Why does a torch app need to access my contacts list?
Big brother is already watching over us – but what kind of brother will he be?
Social media network concept on phone. Photograph: iStock
The internet and our interaction with it are becoming more and more complex. New phone apps tempt us with useful new services we never knew we needed but now seemingly can’t live without. The complexity of our involvement in this relationship is becoming apparent.
Each new app first asks for permissions for access to your personal files, contact lists, email lists and phone records, and wants to know where you are and how long you have been there and so forth. I downloaded a torch app a while back and it, too, was seeking to access my activities. What requirement does a simple torch have for such details? And as with the other apps, if you don’t play ball, you don’t get the app.
Many people don’t give this surrender of information a second thought: you want the app, it comes from a safe producer, there are four million downloads in use already so it must be okay. They hit install and wait for the app to download. At that point, however, the app begins serving two masters. It works for you, giving you the utility you asked for, but it now also sits inside your mobile phone, with ready access to who calls you, when you use your phone, when the apps come into play and more. And because it also has your permission to share the information it collects, this data can be exported to other locations.
If this still seems okay – that there is a growing pool of information about you being built up by unseen apps working for unknown entities – then consider this quote from the English philosopher, statesman and scientist Sir Francis Bacon when writing in Meditationes Sacrae (1597): “Ipsa scientia potestas est” or “Knowledge itself is power”.
A certain advantage
Holding information about a person gives you a certain advantage over them. I am not talking about compromising information – although it holds true for that – I am talking about knowing something about someone’s lifestyle, how and where they like to spend your money, whether they like foreign food and so forth.
The systems that are holding all this raw data are also very good at making associations and connections to others. I remember the first time I saw Facebook comment that I had not visited for a while and encouraged me to get in touch with a few people. Just in case I didn’t know who these people were it helpfully began flipping up pictures of friends, relations and others, proof if needed that the system knew what it was talking about. I was shocked at the range of people who were offered for contact, all selected for me by a machine.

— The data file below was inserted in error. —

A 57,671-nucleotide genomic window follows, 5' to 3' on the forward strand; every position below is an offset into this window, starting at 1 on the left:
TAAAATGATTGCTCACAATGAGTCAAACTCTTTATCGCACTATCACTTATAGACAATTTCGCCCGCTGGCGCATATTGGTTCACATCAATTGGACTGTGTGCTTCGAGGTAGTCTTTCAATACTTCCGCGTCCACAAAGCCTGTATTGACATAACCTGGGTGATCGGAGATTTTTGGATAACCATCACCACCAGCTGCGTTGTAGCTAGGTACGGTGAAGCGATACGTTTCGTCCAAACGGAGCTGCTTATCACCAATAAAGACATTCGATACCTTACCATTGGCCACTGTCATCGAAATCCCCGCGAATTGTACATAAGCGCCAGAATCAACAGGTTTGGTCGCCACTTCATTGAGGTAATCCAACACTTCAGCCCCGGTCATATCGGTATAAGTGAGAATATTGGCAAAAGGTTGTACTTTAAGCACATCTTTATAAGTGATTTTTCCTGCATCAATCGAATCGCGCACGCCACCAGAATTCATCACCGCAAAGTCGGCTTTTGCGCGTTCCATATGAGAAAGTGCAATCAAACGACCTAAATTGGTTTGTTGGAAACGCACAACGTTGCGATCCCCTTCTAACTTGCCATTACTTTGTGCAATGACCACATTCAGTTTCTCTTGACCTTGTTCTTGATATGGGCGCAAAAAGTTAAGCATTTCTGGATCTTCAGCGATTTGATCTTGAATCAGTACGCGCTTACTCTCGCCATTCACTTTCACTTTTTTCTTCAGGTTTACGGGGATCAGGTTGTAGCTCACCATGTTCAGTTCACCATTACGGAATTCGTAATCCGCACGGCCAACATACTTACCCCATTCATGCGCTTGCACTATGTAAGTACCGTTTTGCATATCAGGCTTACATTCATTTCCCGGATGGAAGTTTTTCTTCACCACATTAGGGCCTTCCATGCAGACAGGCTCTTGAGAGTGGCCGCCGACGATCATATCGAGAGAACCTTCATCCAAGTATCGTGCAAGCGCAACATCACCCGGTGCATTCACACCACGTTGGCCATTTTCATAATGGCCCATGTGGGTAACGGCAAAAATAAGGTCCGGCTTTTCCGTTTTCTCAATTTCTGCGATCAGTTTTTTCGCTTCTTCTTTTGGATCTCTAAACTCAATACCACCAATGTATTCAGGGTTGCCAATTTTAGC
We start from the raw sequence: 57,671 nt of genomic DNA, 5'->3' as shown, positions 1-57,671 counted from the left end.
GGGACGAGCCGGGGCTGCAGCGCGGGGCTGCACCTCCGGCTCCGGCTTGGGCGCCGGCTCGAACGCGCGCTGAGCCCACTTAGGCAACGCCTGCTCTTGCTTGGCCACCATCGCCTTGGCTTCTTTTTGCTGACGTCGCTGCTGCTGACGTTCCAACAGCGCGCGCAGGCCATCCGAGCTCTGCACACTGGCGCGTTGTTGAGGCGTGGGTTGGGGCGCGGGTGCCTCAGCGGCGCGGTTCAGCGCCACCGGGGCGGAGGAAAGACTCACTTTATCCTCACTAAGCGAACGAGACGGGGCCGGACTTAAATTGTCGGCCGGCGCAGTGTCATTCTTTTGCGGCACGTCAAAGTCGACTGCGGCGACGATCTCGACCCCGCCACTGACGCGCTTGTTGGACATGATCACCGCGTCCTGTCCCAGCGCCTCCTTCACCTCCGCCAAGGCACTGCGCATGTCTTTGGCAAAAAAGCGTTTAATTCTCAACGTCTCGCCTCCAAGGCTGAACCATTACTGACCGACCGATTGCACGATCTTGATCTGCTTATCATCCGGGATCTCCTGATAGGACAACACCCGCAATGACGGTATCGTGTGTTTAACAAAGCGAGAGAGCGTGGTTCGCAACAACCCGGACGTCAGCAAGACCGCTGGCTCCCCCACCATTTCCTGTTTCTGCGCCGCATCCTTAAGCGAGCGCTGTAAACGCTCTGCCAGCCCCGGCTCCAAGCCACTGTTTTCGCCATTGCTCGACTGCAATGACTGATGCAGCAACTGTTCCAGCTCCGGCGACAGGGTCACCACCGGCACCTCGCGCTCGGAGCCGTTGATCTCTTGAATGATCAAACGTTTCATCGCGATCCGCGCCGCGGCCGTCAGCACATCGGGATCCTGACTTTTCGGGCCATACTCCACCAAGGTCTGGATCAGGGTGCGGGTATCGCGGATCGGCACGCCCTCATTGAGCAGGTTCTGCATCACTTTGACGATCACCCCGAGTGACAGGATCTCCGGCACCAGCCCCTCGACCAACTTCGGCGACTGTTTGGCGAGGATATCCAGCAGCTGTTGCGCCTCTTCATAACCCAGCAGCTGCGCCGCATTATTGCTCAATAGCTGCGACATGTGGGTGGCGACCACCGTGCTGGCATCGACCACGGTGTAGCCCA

Modern systems are now doing this as a matter of course. Send someone an email talking about, say, a visit to Brussels. By the time you send a second or third email, the mix of small ads around the edge of the screen will be talking about bargain accommodation in Brussels. And the recipient of your original email will probably be receiving similar helpful information about Belgium and Brussels.
You also see this if you try and beat the computers at “flight-cost poker”. If you identify dates for a trip to Paris, for example, the first search will deliver a given charge. Go back in a few hours and check again, and if you offer the same dates you might find the cost higher. The system knows the opening bid and guesses you are committed to the dates first offered, so it will keep adjusting offers in light of what it learns. And they are quick learners.
Internet of things
What happens when computers driven by clever algorithms start providing extra information: how often you go to Paris, or who you know in Paris, or if your visits follow a pattern, or if there are people who show up on your email list who also have you on their list.
Big data is moving us in that direction, and as the internet of things grows exponentially in the coming years, even more data sources will be able to link and provide information that can be analysed by computers.
We are heading in the direction of big data but also big brother. The question is what kind of brother will it turn out to be? It will likely come down to what kinds of governments exist at the point that every decision, every move and every purchase we make are predicted by machines. Science made the internet and science can help make sure it is used to our advantage rather than our detriment. Harry Collins and Robert Evans argue that democracy can be maintained provided it adopts the values that inform science.
“Science’s values are democratic values, ” the two write in their book, Why Democracies Need Science (politybooks.com) “Science is important to democratic societies because it supports democracy through its very existence.” Let’s think about this before the telescreens switch on and the thought police start investigating thought crimes, as in George Orwell’s Nineteen Eighty-Four.